Academic journal article The Journal of Faculty Development

Using Continuous Quality Improvement (CQI) to Sustain Success in Faculty Development for Online Teaching

Academic journal article The Journal of Faculty Development

Using Continuous Quality Improvement (CQI) to Sustain Success in Faculty Development for Online Teaching

Article excerpt

The use of internet courses within higher education is at an all-time high and continuing to grow (Allan & Seaman, 2007); and preparation of faculty to teach online is a critical component of successful distance education programs (Shea, 2007). Many universities are preparing faculty by offering faculty development and training programs to help them convert face-to-face classes to online classes. The 2007 Sloan Consortium report on distance education identifies that virtually all national institutions with online offerings are seeing upward enrollment trends (Allan & Seaman, 2007). In 2000, Palloff and Pratt began to focus on the distinct differences between good teaching face-to-face and good teaching online remarking that it was not just a case of "converting" courses but redesigning them to help distance learners build "communities of practice."

As the University of Louisville's (U of L's) online student body expanded, the need for faculty development in online teaching increased. The solution was to expand the faculty development center, the Delphi Center for Teaching and Learning (Delphi Center), to support faculty development in instructional technology with a focus on online instruction. Prior to 2008, the Delphi Center's faculty development model was one-on-one training sessions, small group sessions for faculty groups "on demand", and brief focused seminars advertised to the entire faculty community. While highly effective, this individualized approach was inefficient, costly, and labor intensive. Initially, the Delphi Center did not have instructional design professionals on staff. Instead, they contracted with experienced faculty from the College of Education and Human Development for this support. In 2009, they expanded their training team to three full-time instructional designers and four fulltime e-learning support staff.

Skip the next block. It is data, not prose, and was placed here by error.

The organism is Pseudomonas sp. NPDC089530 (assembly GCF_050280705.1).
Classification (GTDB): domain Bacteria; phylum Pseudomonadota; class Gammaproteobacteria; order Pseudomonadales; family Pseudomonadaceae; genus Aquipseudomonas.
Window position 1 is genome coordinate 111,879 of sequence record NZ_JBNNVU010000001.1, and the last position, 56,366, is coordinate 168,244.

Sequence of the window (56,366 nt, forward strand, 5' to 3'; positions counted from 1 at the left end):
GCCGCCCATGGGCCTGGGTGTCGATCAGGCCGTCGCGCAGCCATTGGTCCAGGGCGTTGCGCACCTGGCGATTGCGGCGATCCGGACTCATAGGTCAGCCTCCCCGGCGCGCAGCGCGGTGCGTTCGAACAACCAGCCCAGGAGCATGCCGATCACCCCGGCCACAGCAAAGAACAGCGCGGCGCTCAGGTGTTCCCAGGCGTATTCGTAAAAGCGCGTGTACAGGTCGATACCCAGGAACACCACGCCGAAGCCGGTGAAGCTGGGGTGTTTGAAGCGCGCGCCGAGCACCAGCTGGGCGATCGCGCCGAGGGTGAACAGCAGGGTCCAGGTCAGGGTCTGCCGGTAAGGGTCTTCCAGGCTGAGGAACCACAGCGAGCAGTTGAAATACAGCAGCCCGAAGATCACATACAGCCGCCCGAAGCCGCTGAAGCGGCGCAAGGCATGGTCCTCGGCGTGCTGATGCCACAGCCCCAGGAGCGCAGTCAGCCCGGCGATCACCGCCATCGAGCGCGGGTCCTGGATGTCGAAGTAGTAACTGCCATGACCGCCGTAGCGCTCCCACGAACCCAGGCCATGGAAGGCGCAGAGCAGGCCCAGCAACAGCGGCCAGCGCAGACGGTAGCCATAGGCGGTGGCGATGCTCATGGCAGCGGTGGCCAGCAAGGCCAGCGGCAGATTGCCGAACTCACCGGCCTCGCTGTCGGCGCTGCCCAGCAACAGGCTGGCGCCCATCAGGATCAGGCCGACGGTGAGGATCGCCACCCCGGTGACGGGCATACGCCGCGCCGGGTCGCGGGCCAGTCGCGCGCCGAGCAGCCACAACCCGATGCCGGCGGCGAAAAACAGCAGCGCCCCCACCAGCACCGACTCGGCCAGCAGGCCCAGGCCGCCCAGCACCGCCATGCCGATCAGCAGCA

The Delphi Center's most intense faculty development program, Delphi U, was introduced in 2008 to address the growing need for online distance education training and resources. "Camp Delphi" was the original name for this three and a half day face-to-face summer program conducted as a retreat at the U of L conference center away from the central campus. The goals were to familiarize faculty with the online learning platform Blackboard (Bb), and to expose them to practical issues related to teaching online such as copyright, web accessibility, and student engagement. It also built a sense of community by training faculty from many academic disciplines together in a relaxed, interactive environment.

Although Camp Delphi was popular, several faculty advisory committees recommended adding more structure and focus, especially regarding best practices in e-learning. In 2010, Camp Delphi was redesigned with a refined curriculum and a name change to "Delphi U". Delphi U was expanded to four days of face-to-face training including more specific teaching strategies, practicum's, and best practices for e-learning. The popular "retreat" design was kept.

Faculty development studies show that mixed faculty groups foster the exchange of ideas and comparison/discussion of practices good and bad. Success of faculty development programs is influenced by involving faculty in the planning and program development as well as clearly defining and the communication policies, goals and objectives (Lan, 2001). Teaching is more effective when participants use experiential learning and evaluate outcomes of achievement according to their own goals (Carroll, 1993; Pololi et al, 2001).

The revised curriculum is grounded on constructivist teaching strategies and design elements while incorporating the utilization of the Quality Matters (QM(TM)) rubric (Quality Matters, 2006) and Paul-Elder Critical thinking model (Paul & Elder, 2014). The seventeen modules use the "tell (audio)-show (visual)-do (hands on/kinetic)" methodology allowing faculty active participation in learner centered exercises and activities after each didactic presentation (Gardner, 2013). …

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